[¶8] "Section 14-07.1-02, N.D.C.C., is a remedial statute which we construe liberally, with a view to effecting its objects and to promoting justice." Gaab v. Ochsner, 2001 ND 195, ¶ 5, 636 N.W.2d 669 (internal quotations omitted). Section 14-07.1-02, N.D.C.C., "makes it clear that a domestic violence proceeding is not a plenary action that requires a full-blown trial. Rather, the statute creates a special summary proceeding and directs a motion hearing noticed by order of the court." Peters-Riemers v. Riemers, 2001 ND 62, ¶ 12, 624 N.W.2d 83.
[¶9] "Given the fundamental purpose of . . . section 14-07.1-02, the prevention of further acts of domestic violence," this Court concluded in Gaab v. Ochsner that, "once a petitioner succeeds in obtaining a permanent domestic violence protection order, the petitioner is not required to prove actual or imminent domestic violence in order to succeed on a motion to extend that order under N.D.C.C. § 14-07.1-02(6)." Gaab, 2001 ND 195, ¶ 5, 636 N.W.2d 669. However, Gaab involved a party's attempt to extend a protection order initially entered by a district court following a contested hearing on the merits, not an extension of a protection order originally entered pursuant to a stipulation or agreement of the parties. Id. at ¶ 3. Significantly, in Gaab we noted "a party seeking a domestic violence protection order must prove actual or imminent domestic violence by a preponderance of evidence," id. at ¶ 4, but we rationalized that our Legislature did not intend "to require a petitioner to make a second showing of actual or imminent domestic violence in order to obtain an extension of an existing protection order." Id. at ¶ 5 n.1 (emphasis added). Here, because of the stipulation, Krista Frisk has never proven "actual or imminent domestic violence" by a preponderance of the evidence.
[¶10] Section 14-07.1-02(6), N.D.C.C., grants the district court authority to "amend its order or agreement at any time upon subsequent petition filed by either party." A review of the statutory text and the relevant legislative history does not reveal what the Legislature meant by the term "agreement." Although we have previously stated that "[w]hen a stipulation is incorporated into a judgment, we are concerned only with interpretation and enforcement of the judgment, not with the underlying contract," Karsky v. Kirby, 2004 ND 110, ¶ 8, 680 N.W.2d 257 (citing Botner v. Botner, 545 N.W.2d 188, 190 (N.D. 1996)), we do not believe the Legislature envisioned a procedure through which a party could have his or her liberty interests impinged on a reoccurring basis, despite no finding ever having been made that the party is an "actual or imminent" threat to the petitioner. A stipulation or agreement specifying there are no findings of domestic violence cannot be the factual basis on which to "amend" an "order or agreement" by extending its applicability without the consent of the respondent.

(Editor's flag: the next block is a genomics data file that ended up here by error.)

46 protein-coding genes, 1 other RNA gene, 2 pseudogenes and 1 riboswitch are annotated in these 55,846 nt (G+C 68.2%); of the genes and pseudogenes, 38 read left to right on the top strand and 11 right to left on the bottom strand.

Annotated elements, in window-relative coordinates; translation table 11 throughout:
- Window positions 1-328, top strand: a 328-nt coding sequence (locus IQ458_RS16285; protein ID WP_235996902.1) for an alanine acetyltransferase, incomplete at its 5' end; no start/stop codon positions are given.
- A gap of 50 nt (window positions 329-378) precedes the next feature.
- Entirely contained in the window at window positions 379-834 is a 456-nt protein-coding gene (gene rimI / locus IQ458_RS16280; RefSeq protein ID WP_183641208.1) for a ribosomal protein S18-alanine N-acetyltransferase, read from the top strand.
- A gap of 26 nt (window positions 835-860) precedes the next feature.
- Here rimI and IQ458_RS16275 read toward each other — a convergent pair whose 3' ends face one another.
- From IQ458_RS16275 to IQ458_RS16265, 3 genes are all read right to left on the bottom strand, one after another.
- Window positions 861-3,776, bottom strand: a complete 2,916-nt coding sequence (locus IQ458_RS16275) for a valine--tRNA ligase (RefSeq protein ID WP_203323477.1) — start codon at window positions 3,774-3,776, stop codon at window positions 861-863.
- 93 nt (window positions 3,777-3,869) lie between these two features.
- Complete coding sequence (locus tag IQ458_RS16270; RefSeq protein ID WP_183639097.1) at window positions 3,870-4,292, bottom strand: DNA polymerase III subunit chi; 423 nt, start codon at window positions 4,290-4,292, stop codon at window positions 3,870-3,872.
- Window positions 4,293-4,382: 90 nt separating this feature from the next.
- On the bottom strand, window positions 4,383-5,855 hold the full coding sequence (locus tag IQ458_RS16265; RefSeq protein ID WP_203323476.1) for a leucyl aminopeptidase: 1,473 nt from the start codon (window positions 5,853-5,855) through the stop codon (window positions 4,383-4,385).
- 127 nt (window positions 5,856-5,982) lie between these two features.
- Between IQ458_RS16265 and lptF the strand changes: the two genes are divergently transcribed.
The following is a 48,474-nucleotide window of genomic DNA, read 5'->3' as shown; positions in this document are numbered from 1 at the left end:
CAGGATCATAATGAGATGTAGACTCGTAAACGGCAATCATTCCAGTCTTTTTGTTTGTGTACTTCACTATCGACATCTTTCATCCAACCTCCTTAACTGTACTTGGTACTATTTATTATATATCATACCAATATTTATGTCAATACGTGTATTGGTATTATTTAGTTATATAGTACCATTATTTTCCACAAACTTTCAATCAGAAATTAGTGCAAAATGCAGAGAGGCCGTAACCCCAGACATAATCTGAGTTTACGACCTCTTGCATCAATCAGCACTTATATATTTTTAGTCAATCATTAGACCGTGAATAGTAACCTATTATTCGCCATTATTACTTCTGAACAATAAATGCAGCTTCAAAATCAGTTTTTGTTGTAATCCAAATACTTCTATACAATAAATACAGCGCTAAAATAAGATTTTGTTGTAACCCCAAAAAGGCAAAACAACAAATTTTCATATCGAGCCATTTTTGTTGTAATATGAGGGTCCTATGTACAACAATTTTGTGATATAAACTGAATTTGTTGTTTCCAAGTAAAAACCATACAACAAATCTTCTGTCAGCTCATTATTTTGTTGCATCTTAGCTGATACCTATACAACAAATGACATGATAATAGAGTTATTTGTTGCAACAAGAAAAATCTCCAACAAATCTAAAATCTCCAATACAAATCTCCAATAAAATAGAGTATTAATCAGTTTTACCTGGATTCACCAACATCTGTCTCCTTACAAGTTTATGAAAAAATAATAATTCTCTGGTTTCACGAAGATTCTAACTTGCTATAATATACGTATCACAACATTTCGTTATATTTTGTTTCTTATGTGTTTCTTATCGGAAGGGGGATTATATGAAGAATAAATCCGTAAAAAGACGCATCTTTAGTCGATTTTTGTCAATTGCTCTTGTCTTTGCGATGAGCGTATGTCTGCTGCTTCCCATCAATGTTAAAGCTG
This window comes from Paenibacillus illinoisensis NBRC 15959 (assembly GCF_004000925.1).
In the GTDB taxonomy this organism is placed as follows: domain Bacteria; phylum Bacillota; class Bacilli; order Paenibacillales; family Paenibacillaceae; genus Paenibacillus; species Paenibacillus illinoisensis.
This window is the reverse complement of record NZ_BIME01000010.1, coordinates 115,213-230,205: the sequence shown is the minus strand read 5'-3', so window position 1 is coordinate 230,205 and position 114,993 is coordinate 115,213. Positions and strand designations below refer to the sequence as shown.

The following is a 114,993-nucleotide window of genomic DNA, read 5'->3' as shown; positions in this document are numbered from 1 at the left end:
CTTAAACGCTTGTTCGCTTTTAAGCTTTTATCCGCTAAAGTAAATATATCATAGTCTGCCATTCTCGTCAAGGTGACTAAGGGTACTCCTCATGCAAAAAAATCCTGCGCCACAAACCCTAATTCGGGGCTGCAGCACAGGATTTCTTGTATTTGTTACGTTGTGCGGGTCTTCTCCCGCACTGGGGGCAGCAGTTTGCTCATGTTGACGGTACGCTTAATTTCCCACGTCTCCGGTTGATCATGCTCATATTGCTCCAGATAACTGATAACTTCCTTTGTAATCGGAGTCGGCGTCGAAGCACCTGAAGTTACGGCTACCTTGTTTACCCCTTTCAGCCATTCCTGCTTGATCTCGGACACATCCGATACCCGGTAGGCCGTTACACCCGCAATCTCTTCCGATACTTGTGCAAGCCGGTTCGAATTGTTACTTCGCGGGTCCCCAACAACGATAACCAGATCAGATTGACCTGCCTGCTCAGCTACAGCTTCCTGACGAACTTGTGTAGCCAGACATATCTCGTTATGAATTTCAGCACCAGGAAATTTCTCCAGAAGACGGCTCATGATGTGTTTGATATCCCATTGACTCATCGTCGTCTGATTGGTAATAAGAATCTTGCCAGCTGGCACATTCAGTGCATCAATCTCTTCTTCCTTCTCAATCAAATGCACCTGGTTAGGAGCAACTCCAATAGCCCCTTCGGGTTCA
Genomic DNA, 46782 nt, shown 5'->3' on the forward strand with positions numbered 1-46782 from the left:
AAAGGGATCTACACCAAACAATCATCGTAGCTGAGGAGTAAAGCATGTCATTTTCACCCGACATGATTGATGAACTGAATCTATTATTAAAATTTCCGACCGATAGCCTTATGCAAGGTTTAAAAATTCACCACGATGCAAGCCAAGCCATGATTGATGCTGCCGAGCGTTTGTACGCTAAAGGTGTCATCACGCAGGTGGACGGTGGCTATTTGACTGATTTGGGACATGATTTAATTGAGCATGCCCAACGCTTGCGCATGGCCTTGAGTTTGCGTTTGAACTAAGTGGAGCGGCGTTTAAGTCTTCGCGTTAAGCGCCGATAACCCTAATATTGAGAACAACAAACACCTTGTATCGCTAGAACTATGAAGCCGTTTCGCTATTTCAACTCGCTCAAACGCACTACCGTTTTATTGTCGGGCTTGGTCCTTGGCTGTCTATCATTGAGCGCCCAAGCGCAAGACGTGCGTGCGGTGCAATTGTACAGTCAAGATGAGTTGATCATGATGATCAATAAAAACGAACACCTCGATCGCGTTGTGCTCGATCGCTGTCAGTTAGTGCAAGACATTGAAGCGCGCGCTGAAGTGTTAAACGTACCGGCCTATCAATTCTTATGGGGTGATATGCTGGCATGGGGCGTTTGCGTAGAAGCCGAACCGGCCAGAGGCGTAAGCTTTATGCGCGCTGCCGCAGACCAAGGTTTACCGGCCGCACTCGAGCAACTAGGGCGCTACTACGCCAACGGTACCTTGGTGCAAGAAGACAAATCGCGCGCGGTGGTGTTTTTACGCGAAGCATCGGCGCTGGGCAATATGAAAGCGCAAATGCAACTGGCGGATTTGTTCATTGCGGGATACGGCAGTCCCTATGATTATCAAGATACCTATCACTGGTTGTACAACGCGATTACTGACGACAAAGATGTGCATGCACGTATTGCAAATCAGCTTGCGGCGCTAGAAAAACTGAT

[¶11] Allowing a stipulation in which there is no finding of domestic violence to serve as the grounds for an extension of a protection order is also at odds with the purpose of the statute, namely "the prevention of further acts of domestic violence." Gaab, 2001 ND 195, ¶ 5, 636 N.W.2d 669 (emphasis added); see also N.D.C.C. § 14-07.1-02(4) (court may enter a protection order "[u]pon a showing of actual or imminent domestic violence"). Furthermore, to the extent parties find it advantageous to enter into stipulations to avoid the prejudicial effect of a possible finding of domestic violence on child-custody arrangements, see N.D.C.C. § 14-09-06.2(1)(j), and to the extent district courts see fit to give life to these stipulations through issuing protection orders based upon the stipulations, we see no reason to discourage this practice. If we were to determine that stipulations, however limited or carefully drafted to not reach the issue of domestic violence, can be the basis for reoccurring extensions of protection orders, it will likely diminish, if not eliminate, such arrangements.
[¶12] Although Krista Frisk did submit evidence at the second contested hearing that could plausibly lead to a finding of "actual or imminent domestic violence," the district court did not explicitly indicate it was drawing this conclusion, nor did it indicate what facts would contribute to such a finding. The Domestic Violence Protection Order simply stated the district court "reviewed the pleadings and the testimony presented at the [second contested] hearing." At the second contested hearing, the judge stated "[a] lot of things have happened since we had that last hearing," but the court appeared to address the Application for Extension of Domestic Violence Protection Order against the backdrop of the parties' child-visitation arrangement and pending divorce case, rather than in the context of domestic violence. It is not clear to us whether the district court believed a finding of "actual or imminent domestic violence" was necessary.
[¶13] We recognize a domestic violence proceeding is not a plenary action requiring a full-blown trial, but the district court must nevertheless explain the reasoning behind its decision and the factual basis supporting it. Yet, our concern with this case is one of substance, not form. Whether a party files a new application for a protection order, N.D.C.C. § 14-07.1-02(1), or files a petition to amend the stipulated protection order or agreement, N.D.C.C. § 14-07.1-02(6), is a procedural matter of lesser importance than the substantive question of whether the applicant or petitioner has satisfied the threshold burden of demonstrating "actual or imminent domestic violence," as determined by the district court.
[¶14] We reverse the Domestic Violence Protection Order and remand to the district court for consideration of whether the evidence supports a finding that Daniel Frisk poses an "actual or imminent" danger of domestic violence to Krista Frisk.
|[¶15]||Gerald W. VandeWalle, C.J.|
Dale V. Sandstrom
Carol Ronning Kapsner
Gordon O. Hoberg, S.J.
[¶17] The Honorable Daniel J. Crothers did not participate in this decision.